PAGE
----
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Africa Geographic Travel

It was a picture of a slightly different kind as the sun beat down on the huge granite rocks that make up Boulders Beach in Simon’s Town. Instead of the familiar penguin or two (a popular safari request, by the way), a twisting line of red and blue-clad members of SANCCOB drew the attention as it made its way down the boardwalk towards the beach, each person holding a large brown box with bold black letters warning: “handle with care”. By: Halden Krog

penguin release boulders beach

penguin release boulders beach

penguin release boulders beach

Slowly the boxes were lined up on the dunes, and the boardwalk suddenly became packed with onlookers all talking in hushed tones, some pointing, while others tried to capture the moment with their cameras.

All went silent just before the boxes were opened. The boxes were tipped over to reveal their monochromatic passengers inside. Seven plump African penguins plopped onto the white sand before slowly surveying their surroundings. Guided by instinct, they took to the cool water.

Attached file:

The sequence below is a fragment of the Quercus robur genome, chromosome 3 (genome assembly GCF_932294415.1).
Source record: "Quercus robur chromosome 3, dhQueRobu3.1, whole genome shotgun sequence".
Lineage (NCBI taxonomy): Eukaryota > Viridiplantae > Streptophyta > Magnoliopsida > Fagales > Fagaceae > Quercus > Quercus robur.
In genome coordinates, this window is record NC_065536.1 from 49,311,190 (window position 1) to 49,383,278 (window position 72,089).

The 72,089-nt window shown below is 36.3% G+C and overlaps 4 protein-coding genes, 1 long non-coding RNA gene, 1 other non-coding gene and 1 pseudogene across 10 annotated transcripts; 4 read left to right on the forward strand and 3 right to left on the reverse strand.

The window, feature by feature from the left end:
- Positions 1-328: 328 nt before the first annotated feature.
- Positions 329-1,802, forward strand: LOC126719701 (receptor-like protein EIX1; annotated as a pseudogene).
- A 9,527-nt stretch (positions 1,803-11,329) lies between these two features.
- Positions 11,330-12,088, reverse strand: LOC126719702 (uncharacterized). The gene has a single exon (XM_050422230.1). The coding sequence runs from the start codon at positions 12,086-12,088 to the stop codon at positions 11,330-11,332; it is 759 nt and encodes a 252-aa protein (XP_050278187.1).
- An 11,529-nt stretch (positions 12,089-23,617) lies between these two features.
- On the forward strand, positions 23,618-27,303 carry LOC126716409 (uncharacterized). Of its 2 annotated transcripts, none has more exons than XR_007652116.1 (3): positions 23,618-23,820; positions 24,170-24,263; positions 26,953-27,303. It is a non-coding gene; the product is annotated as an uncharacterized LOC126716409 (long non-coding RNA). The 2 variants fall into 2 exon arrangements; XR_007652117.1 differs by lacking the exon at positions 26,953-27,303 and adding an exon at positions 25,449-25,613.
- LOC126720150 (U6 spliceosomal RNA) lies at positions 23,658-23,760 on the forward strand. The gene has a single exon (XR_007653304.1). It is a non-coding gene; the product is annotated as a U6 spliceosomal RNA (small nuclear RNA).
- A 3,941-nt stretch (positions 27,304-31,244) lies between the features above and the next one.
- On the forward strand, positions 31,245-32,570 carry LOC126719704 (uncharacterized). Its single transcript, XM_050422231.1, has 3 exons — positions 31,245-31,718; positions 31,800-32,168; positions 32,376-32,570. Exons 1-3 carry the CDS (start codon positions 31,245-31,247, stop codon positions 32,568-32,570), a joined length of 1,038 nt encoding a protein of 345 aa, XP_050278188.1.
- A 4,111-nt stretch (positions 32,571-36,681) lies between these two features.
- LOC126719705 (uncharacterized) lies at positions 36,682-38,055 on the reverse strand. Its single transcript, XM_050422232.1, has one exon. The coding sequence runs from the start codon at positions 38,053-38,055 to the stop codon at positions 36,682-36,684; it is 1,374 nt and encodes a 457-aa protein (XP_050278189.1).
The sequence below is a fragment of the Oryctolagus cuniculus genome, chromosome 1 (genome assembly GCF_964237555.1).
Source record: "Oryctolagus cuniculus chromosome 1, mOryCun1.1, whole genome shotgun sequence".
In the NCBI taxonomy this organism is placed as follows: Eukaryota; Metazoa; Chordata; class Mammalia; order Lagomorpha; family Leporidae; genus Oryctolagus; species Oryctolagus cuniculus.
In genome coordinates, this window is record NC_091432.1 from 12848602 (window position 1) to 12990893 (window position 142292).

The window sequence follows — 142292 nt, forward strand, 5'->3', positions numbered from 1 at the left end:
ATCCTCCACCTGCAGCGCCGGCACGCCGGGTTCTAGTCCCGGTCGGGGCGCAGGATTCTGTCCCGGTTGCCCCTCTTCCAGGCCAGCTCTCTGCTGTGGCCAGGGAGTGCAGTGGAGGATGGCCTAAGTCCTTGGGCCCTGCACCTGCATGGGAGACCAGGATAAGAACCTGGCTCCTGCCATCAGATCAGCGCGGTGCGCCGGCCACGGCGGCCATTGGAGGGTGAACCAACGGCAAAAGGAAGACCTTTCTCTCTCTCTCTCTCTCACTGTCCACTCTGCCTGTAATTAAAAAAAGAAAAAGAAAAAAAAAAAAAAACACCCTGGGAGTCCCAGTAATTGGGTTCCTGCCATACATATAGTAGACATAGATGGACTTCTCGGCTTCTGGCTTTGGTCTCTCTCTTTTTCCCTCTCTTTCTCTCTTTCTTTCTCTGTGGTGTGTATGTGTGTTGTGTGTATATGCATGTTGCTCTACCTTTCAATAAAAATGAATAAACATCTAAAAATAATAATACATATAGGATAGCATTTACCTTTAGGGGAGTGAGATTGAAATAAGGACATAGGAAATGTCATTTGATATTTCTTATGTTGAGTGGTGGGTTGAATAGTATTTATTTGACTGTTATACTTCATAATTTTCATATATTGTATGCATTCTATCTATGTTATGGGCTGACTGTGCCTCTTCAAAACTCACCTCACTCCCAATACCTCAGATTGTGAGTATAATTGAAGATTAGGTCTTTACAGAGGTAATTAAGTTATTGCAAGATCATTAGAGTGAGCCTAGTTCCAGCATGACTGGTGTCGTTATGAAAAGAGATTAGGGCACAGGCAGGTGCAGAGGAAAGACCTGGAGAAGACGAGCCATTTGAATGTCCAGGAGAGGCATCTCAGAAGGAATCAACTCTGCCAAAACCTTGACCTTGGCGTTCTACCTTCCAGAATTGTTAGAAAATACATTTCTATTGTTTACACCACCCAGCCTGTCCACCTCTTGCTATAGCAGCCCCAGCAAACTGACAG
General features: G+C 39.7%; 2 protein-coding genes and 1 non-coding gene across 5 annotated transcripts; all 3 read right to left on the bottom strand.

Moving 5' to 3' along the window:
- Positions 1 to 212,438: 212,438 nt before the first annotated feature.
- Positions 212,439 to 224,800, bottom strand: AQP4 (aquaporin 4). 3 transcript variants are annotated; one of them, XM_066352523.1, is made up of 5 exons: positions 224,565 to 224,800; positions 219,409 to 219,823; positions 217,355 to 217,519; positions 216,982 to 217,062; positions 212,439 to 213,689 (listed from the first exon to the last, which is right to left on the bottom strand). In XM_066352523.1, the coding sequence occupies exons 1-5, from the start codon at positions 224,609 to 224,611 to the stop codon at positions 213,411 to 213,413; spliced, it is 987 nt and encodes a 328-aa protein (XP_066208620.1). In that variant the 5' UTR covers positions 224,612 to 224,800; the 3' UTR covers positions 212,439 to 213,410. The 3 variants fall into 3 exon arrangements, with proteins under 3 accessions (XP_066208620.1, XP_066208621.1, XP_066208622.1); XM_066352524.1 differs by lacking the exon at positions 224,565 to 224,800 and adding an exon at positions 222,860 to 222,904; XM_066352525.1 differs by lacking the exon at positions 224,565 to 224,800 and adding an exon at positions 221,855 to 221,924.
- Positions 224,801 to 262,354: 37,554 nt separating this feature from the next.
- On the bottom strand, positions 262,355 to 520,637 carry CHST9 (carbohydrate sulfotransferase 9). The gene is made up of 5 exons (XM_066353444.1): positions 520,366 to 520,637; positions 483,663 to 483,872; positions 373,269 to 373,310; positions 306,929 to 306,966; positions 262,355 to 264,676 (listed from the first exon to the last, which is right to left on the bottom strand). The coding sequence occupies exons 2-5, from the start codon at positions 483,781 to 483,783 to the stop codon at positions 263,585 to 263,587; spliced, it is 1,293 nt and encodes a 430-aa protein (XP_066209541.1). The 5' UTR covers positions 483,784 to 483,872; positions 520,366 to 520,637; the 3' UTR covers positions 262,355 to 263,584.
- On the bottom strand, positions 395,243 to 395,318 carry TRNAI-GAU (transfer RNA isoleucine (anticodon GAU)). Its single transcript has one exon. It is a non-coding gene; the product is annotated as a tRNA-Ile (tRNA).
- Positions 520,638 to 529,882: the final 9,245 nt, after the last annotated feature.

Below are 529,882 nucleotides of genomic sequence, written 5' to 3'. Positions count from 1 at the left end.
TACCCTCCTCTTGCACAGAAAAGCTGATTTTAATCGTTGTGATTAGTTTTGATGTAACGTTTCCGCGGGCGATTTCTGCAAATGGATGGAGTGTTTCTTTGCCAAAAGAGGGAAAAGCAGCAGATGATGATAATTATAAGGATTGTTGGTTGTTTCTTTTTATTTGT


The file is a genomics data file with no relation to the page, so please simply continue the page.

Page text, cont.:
penguin release boulders beach

The only adult of the group took the lead showing the youngsters the way down through the gauntlet of rocks, seaweed and rude local penguins (it would seem penguin colonies are not necessarily welcoming to newcomers). Eventually, all seven waddled into the surf, shaking their tails and ducking their heads in the Atlantic water. There were cheers and congratulations as another successful release was successfully concluded.

penguin release boulders beach

penguin release boulders beach

The African penguin (Spheniscus demersus) is found on the southwestern coast of Africa in established colonies on 24 different islands and rocks off the Namibian and South African shorelines. While they breed within this range, their presence has been recorded as far north as Gabon and Mozambique. Historically, penguins avoided mainland nesting sites due to the risk of large-animal predation, particularly by leopards, caracals and jackals. However, a burgeoning human population reduced potential threats and kept large predators at bay. As a result, the first trailblazing penguin pairs began to nest on the mainland around forty years ago. Today, the two best-known mainland colonies are in South Africa: Boulders Beach in Simon’s Town and Stony Point in Betty’s Bay.

READ MORE about penguins here

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About

SANCCOB is a leading marine-orientated, non-profit organisation which has treated more than 95 000 oiled, ill, injured or abandoned endangered African penguins and other threatened seabirds since being established in 1968.

Africa Geographic Travel
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